The European Parliament Committee on Legal Affairs just voted ‘yes’ on highly controversial parts of the EU’s new Copyright Reform. The controversial articles — 11 and 13 — effectively establish link tax, censorship machines, and ban memes.
There was heavy resistance to the contested articles from internet activists, lobbyists, and members of European Parliament (MEPs), but all was for nought and the articles passed with a 13:12 and 15:10 majority.
Opposers of the link tax and censorship machines argued that it threatened the openness of the internet and made it less free. You can read TNW’s detailed dive into the viewpoints of the articles’ lovers and haters, but the opposition can be shortly summed up like this:
Article 11 (a.k.a. link tax) would force anyone using snippets of journalistic online content to get a license from the publisher first — essentially outlawing current business models of most aggregators and news apps. This can also possibly threaten the hyperlink and give power to publishers at the cost of public good.
Article 13 (a.k.a. censorship machines) will make platforms responsible for monitoring user behavior to stop copyright infringements, but basically means only huge platforms will have the resources to let users comment or share content. People opposed to the proposal worry that this could lead to broader censorship, threatening free speech via parody, satire, and even protest videos.
So is it all over?
The committee’s vote doesn’t automatically make the Copyright reform and its controversial articles law. Instead, it cements the European Parliament’s stance on the issue — which is highly influential — before entering the final stage of the legislation process.
However, there is a way to change that….
It’s been said that you can always count on Americans to do the right thing — after they have tried everything else.
We cannot think of a better example than the Trump administration’s policy to forcibly remove children from parents caught trying to enter the U.S. illegally as they are seeking asylum from violence, presumably to deter people from entering the country illegally.
Their children, including babies and toddlers, are then labeled “unaccompanied alien children” (a phrase never intended to be applied to children who could not yet walk) and placed in the custody of the Office of Refugee Resettlement (ORR).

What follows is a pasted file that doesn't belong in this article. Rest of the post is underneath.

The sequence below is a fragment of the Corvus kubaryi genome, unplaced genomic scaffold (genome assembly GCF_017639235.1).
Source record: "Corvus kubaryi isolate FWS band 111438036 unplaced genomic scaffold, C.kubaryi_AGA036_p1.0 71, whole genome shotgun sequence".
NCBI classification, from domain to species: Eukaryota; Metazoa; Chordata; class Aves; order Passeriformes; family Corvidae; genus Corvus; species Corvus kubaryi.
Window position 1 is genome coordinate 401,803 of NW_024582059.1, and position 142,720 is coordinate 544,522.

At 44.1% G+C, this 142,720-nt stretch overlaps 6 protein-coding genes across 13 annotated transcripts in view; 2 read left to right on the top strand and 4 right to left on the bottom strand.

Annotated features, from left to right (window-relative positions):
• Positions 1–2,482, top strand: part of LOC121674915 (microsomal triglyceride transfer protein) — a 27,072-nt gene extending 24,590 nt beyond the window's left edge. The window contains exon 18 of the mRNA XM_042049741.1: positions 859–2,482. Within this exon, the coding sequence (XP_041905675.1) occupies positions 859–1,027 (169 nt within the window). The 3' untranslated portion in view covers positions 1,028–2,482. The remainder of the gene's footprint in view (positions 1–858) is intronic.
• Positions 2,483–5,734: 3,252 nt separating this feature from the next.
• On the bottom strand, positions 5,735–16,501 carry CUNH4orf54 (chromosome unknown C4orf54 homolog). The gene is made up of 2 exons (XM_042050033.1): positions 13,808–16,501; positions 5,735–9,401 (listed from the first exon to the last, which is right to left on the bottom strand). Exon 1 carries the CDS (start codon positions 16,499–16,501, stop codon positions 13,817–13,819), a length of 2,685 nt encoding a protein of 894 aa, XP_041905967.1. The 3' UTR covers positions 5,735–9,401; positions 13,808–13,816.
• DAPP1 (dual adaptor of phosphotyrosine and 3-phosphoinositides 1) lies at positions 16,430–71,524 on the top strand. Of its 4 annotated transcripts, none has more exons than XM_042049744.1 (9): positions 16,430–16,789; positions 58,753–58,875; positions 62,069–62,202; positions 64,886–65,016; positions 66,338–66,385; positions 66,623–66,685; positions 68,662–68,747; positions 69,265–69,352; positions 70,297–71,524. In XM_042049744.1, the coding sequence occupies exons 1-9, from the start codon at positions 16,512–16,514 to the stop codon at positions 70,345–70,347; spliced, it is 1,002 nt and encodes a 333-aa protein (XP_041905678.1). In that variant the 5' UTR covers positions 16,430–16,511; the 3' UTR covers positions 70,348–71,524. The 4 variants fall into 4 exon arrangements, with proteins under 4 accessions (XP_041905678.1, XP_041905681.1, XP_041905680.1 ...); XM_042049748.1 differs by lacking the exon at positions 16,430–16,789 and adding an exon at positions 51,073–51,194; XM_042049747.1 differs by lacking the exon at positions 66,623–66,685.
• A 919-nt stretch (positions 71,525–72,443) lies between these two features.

They are then transferred to live with people they do not know, sometimes thousands of miles away from their parent(s), with their parents not even knowing where their children are being taken. Previously, most children had been allowed to stay with their parents in shelter for families while they waited for their deportation proceeding.
Attorney General Jeff Sessions has stated that this policy is intentional and designed to deter border crossings. Although the total number of families affected by this unethical treatment of children is unclear, the Department of Homeland Security recently confirmed that from April through May of this year, nearly 2,000 children were separated from their families by the U.S. Border Patrol. As a country, we have entered a new low in the handling of those “tired masses yearning to be free.”…
Words fail me. These people are jumping from the frying pan into the fire. In a way these kids would be worse off if they were already citizens. This is babylon.
A new law banning “material support or resources” for warrantless federal surveillance programs went into effect in Michigan. This is an essential step every state needs to take at a time when the federal government seems unlikely to ever end unconstitutional spying on its own.
Rep. Martin Howrylak (R-Troy) introduced House Bill 4430 (HB4430) last spring. The new law prohibits the state and its political subdivisions from assisting, participating with, or providing “material support or resources, to a federal agency to enable it to collect, or to facilitate in the collection or use of a person’s electronic data” unless one of five conditions apply:
(a) The person has given informed consent.
(b) The action is pursuant to a warrant that is based upon probable cause and particularly describes the person, place, or thing to be searched or seized.
(c) The action is in accordance with a legally recognized exception to warrant requirements.
(d) The action will not infringe on any reasonable expectation of privacy the person may have.
(e) This state or a political subdivision of this state collected the electronic data or metadata legally.